while guys like Slim Gaillard and Cab Calloway were adding Jewish sounds to
their palettes for spice and humor. That aggregation has been playing pretty
regularly at Harlem's Floridita, the Cuban restaurant tucked under the West
Side Highway at 125th St. and 12th Avenue.
Ribs 'n' Brisket -- Get 'Em While They're Hot!
Meanwhile, closer to the old Yiddish stomping grounds, on
Thursday, July 9 Shapiro is playing his live score for the 1925 silent film His People (1925), directed by Edward
Sloman, a not uninteresting filmmaker whose career sputtered out after the
coming of sound. Shapiro will be leading a heavy-duty sextet, with Frank London on trumpet, Tomas Ulrich on
cello, Brian Mitchell on piano, Dave Hofstra on bass and Tony Lewis on drums.
It’s an open-air event at the Abrons Art Center at the Henry Street Settlement
(466 Grand St.), beginning at 8:30 pm.
Which brings me toShofarot Verses, his most recent CD release, on the Tzadik label. Shapiro is united
again with Tony Lewis and they are joined by Marc Ribot on guitar and Brad
Jones on acoustic bass, a very agreeable quartet, to say the least. The album
is something of a giddy hybrid, showing off all sides of Shapiro’s musical
personality, from the dark, intense spirituality of a solo version of “Hashiveinu”
to the guitar-driven antics of “Surfin’ Salami.” His playing is mercurial,
sonically rich and harmonically dense, and the shifts in mood are deftly
achieved and frequently quite funny. Given the numerous references to the High
Holy Days on the album, this might just be perfect listening for the month of
You can find out more about all of the many faces and facets
of Shapiro on his own website, which will also send you to places where you can
buy his records.
When I think of Brazilian music the first word that pops into my head is “silky.”
I know that this is hardly the word that characterizes tropicalia, or Brazilian
hip-hop or forro, so maybe I’m dating myself. As Steve and Eydie would say,
blame it on the bossa nova.
You are undoubtedly asking yourself, “What does this have to
do with Jewish music, purportedly the subject of this blog?”
To answer that question simply, the new CD “Raízes/Roots” by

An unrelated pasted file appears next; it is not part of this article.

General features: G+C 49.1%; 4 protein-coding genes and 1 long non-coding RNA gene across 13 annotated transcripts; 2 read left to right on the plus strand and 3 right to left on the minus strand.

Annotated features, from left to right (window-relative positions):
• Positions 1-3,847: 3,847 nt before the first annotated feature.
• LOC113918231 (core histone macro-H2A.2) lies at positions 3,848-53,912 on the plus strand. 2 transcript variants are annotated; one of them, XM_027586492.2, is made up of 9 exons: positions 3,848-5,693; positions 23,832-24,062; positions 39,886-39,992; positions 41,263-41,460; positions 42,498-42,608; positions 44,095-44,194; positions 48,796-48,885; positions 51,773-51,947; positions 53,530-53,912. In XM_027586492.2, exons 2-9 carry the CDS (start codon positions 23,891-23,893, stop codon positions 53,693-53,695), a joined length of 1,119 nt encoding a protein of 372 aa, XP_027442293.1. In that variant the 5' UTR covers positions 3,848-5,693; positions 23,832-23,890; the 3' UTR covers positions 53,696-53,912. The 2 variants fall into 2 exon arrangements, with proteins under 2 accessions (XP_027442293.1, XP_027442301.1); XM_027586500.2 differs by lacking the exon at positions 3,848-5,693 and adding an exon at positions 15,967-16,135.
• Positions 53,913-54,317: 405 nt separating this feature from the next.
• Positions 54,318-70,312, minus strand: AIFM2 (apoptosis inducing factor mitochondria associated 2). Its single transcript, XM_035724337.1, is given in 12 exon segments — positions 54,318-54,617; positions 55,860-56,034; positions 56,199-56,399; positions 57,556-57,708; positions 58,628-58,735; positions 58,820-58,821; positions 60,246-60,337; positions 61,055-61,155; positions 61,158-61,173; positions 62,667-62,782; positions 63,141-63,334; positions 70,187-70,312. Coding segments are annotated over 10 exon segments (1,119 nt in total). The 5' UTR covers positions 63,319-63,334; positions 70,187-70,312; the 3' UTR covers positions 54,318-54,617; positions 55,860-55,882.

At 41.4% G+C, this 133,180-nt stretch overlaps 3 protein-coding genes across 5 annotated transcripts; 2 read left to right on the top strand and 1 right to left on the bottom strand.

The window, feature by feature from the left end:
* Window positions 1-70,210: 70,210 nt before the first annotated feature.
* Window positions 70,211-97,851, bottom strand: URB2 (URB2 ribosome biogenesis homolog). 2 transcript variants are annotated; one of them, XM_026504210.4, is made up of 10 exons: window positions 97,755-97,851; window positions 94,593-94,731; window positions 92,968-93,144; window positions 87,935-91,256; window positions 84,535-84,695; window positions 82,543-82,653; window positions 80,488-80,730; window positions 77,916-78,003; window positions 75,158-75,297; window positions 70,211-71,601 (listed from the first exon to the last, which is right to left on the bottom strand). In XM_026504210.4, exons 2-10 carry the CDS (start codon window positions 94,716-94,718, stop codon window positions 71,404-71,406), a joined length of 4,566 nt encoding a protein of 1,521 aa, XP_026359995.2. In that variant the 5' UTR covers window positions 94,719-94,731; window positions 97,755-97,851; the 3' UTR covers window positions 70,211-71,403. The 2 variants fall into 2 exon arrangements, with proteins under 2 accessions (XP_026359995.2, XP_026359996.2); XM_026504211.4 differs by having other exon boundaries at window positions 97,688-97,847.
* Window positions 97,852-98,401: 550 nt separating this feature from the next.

the Brazilian-Jewish singer Nicole Borger (billed by her first name only), is a
collection of Yiddish classics re-imagined in a variety of Brazilian forms, and
Nicole’s smoky alto is, well, silky. The album, released on the Soundbrush label, is an easy-to-take confection that turns
“Abi Gezunt” into a bossa nova,
“Com Saúde” and “Bulbes” into a funky “Batatas.” The band is first-rate, with
such familiar downtowners as Cyro Baptista and Brandon Seabrook, and a lit of
guests that will seem even more familiar: Frank London (who produced and
arranged the set), Lorin Sklamberg, Michael Winograd, Jake Shulman-Ment and
Nicole herself is a laid-back contemporary version of Gal
Costa, perhaps, with an easy loping swing and a nicely judged sense of humor.
Her duet with Sklamberg on “Nova Dança” (“Der Nayer Sher” to you), is downright
giddy and an excellent close to a very pleasant set.
due to the vagaries of the U.S. mail, I was unable to post this before
the CD launch gig last weekend, but you can get the album and hope that
Nicole makes it back to NYC very soon.
George Robinson is the artistic director of the Washington Heights Film Class, and author of the critically acclaimed Essential Judaism: A Complete Guide to Beliefs, Customs and Rituals (Pocket Books, 2000) and Essential Torah: An Introduction to the Five Books of Moses (Schocken Books, 2006). Mr. Robinson is the film and music critic for Jewish Week, the largest Jewish newspaper in North America, and contributes film and music criticism to several other publications.